The Dominican Republic’s Yancarlos Martinez was next, finishing in 20.44.

The three were better than Panama’s Reno Edward, who clocked 20.55 for fourth and Cuba’s Reynier Mena, who was fifth in 20.62.

The other Caribbean entrants, Roberto Skyers of Cuba, and Andre Ewers of Jamaica, were seventh and eighth respectively.

Skyers ended in 20.67, while Ewers could only manage 20.91.

Jamaica’s Danniel Thomas-Dodd has continued to do her country proud in the unusual area of the shot put, throwing the implement out to 19.55 metres to break the 36-year-old record of Cuba’s Maria Sarria.

Thomas-Dodd was well better than the field, with the best throw behind her coming from Canada’s Brittany Crew, who’s personal best is now 19.07 metres long.

The United States’ Jessica Ramsey finished third in a season’s best, 19.01 metres.

Another US athlete, Damiella Hill, finished outside of the medals with 18.06 fpr fourth.

From the Caribbean, Cuba’s Yaniuvis Lopez Sago was fifth with 17.99 metres, while the pair of Trinidad and Tobago athletes, Ckeopatra Borel and Portious Warren were eighth and ninth respectively with throws of 17.37 and 16.55 metres.

Borel, a veteran of nearly 20 years, was the Pan American champion in 2015 and as late as last year, won the Central and Caribbean Games.

Shelly-Ann Fraser-Pryce has continued the dominance of women sprinters in the country by walking away with the half-lap event at the Pan Americans Games in Lima, Peru on Friday.

Fraser-Pryce raced to 22.43, removing the 22.45 seconds set by the United States’ Evelyn Ashford all the way back in 1979.

Fraser-Pryce ran a controlled race, gaining on the Bahamas Tania Gaither all the time.

She would circle her towards the end of the top of the corner and would come off it in front with a slight lead.

She would maintain that lead throughout the last hundred, finishing in front of Vitoria Cristina Silva Rosa, who crossed the tape in 22.64, a personal best for her.

Gaither would finish third in 22.76.

The event was Caribbean strong with Canada’s Crystak Emanuel finishing among the mix, ending fourth in 22.89, a season’s best.

Fifth was the Bahamas’ Anthonique Strachan, in 22.97, while Ecuador’s Angelina Tenorio Mocolta finished sixth in 23.08.

Seventh and eighth were completed by Dominica’s Marileidy Paulino, 23.29, and Trinidad and Tobago’s Semoy Hackett, 23.62.

Rushell Clayton and Kemar Mowatt brought Jamaica’s tally of medals at the Pan American Games in Lima, Peru on Thursday to six.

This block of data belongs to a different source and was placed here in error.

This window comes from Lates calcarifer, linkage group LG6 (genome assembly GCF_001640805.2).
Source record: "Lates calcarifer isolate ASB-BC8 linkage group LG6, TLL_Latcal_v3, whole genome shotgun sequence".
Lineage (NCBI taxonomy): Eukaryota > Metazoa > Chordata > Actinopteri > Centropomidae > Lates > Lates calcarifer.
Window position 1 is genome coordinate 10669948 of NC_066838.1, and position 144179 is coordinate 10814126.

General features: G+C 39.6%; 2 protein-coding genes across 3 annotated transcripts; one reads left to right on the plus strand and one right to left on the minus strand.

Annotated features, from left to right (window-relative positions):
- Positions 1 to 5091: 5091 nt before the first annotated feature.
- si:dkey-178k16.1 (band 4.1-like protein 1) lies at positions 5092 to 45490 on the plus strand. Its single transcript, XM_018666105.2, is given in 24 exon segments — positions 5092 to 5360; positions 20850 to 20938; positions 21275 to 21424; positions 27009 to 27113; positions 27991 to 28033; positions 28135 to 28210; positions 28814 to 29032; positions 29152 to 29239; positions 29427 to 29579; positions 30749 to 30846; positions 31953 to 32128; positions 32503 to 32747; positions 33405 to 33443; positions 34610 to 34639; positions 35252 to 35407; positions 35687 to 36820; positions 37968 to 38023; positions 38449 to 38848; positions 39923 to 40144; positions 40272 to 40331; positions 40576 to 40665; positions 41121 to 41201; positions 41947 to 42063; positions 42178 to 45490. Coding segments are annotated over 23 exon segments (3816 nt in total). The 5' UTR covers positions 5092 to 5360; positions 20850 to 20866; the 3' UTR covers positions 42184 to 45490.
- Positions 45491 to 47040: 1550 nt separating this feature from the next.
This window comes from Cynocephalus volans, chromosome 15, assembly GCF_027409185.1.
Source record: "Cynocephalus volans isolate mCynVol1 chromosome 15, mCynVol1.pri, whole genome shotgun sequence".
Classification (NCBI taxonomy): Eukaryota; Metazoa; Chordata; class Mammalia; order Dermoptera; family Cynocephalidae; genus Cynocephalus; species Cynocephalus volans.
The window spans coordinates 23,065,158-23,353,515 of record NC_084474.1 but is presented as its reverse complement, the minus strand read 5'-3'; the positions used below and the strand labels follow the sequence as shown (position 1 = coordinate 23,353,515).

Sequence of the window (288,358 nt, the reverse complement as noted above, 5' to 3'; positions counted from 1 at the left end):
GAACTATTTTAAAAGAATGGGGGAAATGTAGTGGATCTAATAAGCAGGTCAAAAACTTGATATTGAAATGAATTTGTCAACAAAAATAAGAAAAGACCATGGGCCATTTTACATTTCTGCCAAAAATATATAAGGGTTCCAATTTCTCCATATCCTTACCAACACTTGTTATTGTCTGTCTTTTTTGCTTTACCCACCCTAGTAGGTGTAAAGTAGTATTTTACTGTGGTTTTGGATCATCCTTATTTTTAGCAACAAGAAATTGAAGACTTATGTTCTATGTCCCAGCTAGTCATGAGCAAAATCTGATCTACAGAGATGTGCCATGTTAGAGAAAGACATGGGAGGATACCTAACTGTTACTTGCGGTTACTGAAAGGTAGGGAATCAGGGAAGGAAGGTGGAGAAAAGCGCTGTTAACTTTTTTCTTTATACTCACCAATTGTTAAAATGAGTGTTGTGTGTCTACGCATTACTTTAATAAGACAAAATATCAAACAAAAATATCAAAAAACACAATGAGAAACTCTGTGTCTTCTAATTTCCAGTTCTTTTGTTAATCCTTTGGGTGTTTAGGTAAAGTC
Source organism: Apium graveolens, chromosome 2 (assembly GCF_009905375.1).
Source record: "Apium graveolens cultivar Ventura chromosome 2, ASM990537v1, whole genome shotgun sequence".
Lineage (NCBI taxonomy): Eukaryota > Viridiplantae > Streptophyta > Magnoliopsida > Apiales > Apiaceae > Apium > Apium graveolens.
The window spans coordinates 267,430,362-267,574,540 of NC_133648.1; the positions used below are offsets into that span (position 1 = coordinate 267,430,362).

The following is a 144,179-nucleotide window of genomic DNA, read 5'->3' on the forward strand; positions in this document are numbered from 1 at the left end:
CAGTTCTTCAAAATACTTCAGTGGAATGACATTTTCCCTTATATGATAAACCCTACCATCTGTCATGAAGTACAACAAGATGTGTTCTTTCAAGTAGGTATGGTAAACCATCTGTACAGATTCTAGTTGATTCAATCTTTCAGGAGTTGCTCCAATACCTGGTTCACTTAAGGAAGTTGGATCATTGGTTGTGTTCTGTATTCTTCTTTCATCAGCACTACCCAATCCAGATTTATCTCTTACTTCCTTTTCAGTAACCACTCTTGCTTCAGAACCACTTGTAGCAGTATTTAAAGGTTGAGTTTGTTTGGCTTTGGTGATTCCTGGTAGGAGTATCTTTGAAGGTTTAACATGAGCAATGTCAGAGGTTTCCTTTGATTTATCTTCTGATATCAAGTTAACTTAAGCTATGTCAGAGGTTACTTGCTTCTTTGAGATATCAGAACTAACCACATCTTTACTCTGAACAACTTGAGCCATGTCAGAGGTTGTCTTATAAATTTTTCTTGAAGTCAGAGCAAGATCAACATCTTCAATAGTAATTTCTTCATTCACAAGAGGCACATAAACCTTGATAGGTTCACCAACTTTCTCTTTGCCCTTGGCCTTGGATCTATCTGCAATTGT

Beginning the day with the high jump, Jamaica notched their first mark with Kimberley Spencer’s bronze in the high jump, before Megan Simmonds-Tapper did the same in the 100 hurdles. Shericka Jackson would bring the only gold medal in the women’s 400 metres, while Demish Gaye earned a silver all before the one-lap hurdles events began.

And as if spurred on by the earlier successes, Clayton, 55.53 seconds, ran a brave race to finish just behind the United States’ Ann Cockrell, 55.50.

Cuba’s Zurian Hechevarria Marten brought more silverware for the Caribbean with a third place finish in 55.85.

Barbados’ Tia-Adana Belle finished just outside of the medal placings with her 55.85 clocking, while another Jamaican, Ronda Whyte, running out of lane eight, found the pace too tough and finished seventh in 57.42.

Among the men, Mowatt ran a steady race and looked in clear position to land a bronze medal when all hell broke loose down the final stretch.

Running stride for stride ahead of Mowatt were Brazil’s Alison Alves Dos Santos and Dominica’s Juander Santos Aquino until the latter hit the second-to-last hurdle and went crashing out of the race, leaving the former clear to come home alone in a personal best 48.45 seconds.

But the silver medal that should now have gone to Mowatt wasn’t to be either, as the United States, Amere Lattin, coming off the final hurdle in third surged to finish in 48.98. Mowatt, who finished in 49.09 had no answer.

The other Caribbean finalists finished down the track with the Bahamas’ Jeffery Gibson fourth in a season’s best 49.53 and Cuba’s Leandro Zamora, seventh in 50.29.

Jamaica’s Demish Gaye stayed strong for 390 metres but had to settle for a silver medal in the 400 metres at the Pan American Games in Lima, Peru on Thursday.

Gaye would cross the line in a respectable 44.94 seconds but was bested by the 44.83 from Colombia’s Anthony Zambrano de la Cru.

The United States’ Justin Robinson was third in 45.07.

After the race, Gaye was a happy and said, despite not winning, his objective was achieved.

“I came out here with the intention to grab one of the medals and I did that,” he said.

In the final 100 metres of the race, Gaye said his only goal was to drive his arms, stay strong and get to the tape.

Jamaica have been doing well over the last few days on both the track and in the field and Gaye believes the pride that comes with putting on the national colours has something to do with that.

“It’s a great feeling, everytime I put on the national gears it’s a great feeling,” he said.

In addition, Gaye says the mood in the Jamaica camp has been relaxed.

“Everyone has been doing great. They’re always laughing,” he said about his teammates.

Barbados’ Jonathan Jones was another Caribbean man in the final but could only manage fifth with his 45.35, while Grenada’s Bralon Taplin, a man with immense potential was disappointingly last in 46.01.